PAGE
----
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Internationalization: An Introduction. Presenter and Presentation. Addison Phillips Globalization Architect This Presentation “Internationalization and Unicode Conference” Tutorial Covers Internationalization and basic concepts, such as character encodings. Who is this guy?.

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internationalization an introduction
Internationalization:

An Introduction

presenter and presentation
Presenter and Presentation
  • Addison Phillips
    • Globalization Architect
  • This Presentation
    • “Internationalization and Unicode Conference” Tutorial
    • Covers Internationalization and basic concepts, such as character encodings
who is this guy
Who is this guy?

Globalization Architect, Lab126(you know us as “Amazon Kindle”)

Chair, W3C Internationalization Core WG

EditorIETF LTRU-WG

internationalization is
Internationalizationis:

the design and development of a product that is enabled for target audiences that vary in culture, region, or language. [W3C]

a fundamental architectural approach to software development

related concepts
Related Concepts

Localization: creation of a product tailored to a particular target market

Translation: process of converting text from one language to another

Globalization: unified approach to creating global products, especially those that support multiple geographies simultaneously

mystic numbering m4c n7g
Opinions differ on capitalization (C12N);choose from:

i18N

I18n

I18n

I18N

Very geeky; not very internationalized (I19G?)

I N T E R N A T I O N A L I Z A T I O N

I 1 2 3 4 5 6 7 8 9 10 11 12 13 14 15 16 17 18 N

I18N

Localization = L10N

Globalization = G11N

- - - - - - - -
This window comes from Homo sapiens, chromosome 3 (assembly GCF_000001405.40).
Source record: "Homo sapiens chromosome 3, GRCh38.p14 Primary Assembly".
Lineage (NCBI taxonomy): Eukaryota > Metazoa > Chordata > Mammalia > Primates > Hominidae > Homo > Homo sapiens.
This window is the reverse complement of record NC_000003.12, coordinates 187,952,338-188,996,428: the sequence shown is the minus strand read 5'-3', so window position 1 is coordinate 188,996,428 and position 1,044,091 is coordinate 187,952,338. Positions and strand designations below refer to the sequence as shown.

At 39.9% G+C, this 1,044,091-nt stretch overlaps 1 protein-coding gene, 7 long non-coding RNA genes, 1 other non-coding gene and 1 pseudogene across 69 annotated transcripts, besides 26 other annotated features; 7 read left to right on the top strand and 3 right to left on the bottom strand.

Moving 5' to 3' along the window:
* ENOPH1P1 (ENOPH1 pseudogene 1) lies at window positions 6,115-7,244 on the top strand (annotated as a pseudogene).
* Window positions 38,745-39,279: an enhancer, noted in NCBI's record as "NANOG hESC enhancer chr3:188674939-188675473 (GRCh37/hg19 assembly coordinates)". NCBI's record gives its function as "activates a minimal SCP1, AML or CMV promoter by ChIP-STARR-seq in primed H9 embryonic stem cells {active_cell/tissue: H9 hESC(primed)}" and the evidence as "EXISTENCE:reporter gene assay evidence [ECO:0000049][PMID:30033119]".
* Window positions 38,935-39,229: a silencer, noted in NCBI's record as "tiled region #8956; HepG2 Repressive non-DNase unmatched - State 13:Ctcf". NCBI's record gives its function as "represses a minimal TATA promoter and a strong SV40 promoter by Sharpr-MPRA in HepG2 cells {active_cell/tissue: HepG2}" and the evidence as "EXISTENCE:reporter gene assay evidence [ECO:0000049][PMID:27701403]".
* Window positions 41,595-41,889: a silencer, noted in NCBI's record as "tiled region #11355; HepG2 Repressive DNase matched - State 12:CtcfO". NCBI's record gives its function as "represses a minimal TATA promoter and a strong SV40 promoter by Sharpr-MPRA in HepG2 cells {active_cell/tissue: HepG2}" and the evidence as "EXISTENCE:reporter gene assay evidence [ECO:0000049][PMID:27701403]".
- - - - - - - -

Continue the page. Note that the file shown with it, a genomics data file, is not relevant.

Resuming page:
Canonicalization = C14N

Mystic Numbering (M4C N7G)
a global approach
A Global Approach
  • Internationalization turns technical problems into business decisions
  • Balance priorities based on real user distribution/requirements
    • Consider global user population as a whole
    • Consider specific market requirements on an equal footing
    • Potential markets for the product
buy in the key to success
Buy In: The Key to Success
  • For internationalization to be a success over time, there must be commitment:
    • Management
    • Product Team
    • Development Team
      • All developers, not a splinter group
globalized product development
Globalized Product Development

Internationalization turns technical problems into business decisions.

  • Localization: Choose which markets to translate user interface or documentation for with no engineering.
  • Deployment : Choose whether to serve applications from a single site, cluster of sites, or in each target market.
  • Development : Add content and features to products as necessary in each target market.
  • Integration and Interoperability: Servers and products can work together around the world, so customers can truly create “Enterprise” solutions.
aspects of internationalization
Aspects of Internationalization

Enabling—the same code supports multiple regions or cultures. Sometimes called a “global binary”.

Externalization—plan for localizability by separating “content” from code. This makes localization for specific languages, regions, or cultures easy, fast, and cheap.

Customization—add culturally specific functionality, presentation, or content to an application.

what me worry
What, me worry?

We (wrote it in Java/C#, used Unicode, etc.), so it is internationalized.

We made the assumption that the product would only ever have English screens: all our users understand it anyway.

A localized product is internationalized.

An internationalized product is slow/slower.

It takes longer to write internationalized code.

We can’t read the screens/it is too hard to test.

We have no intention of localizing, so no need to internationalize.

We don’t have any customers there.

The users in (some country) never complained, so it must work.

This product is 100% fully internationalized.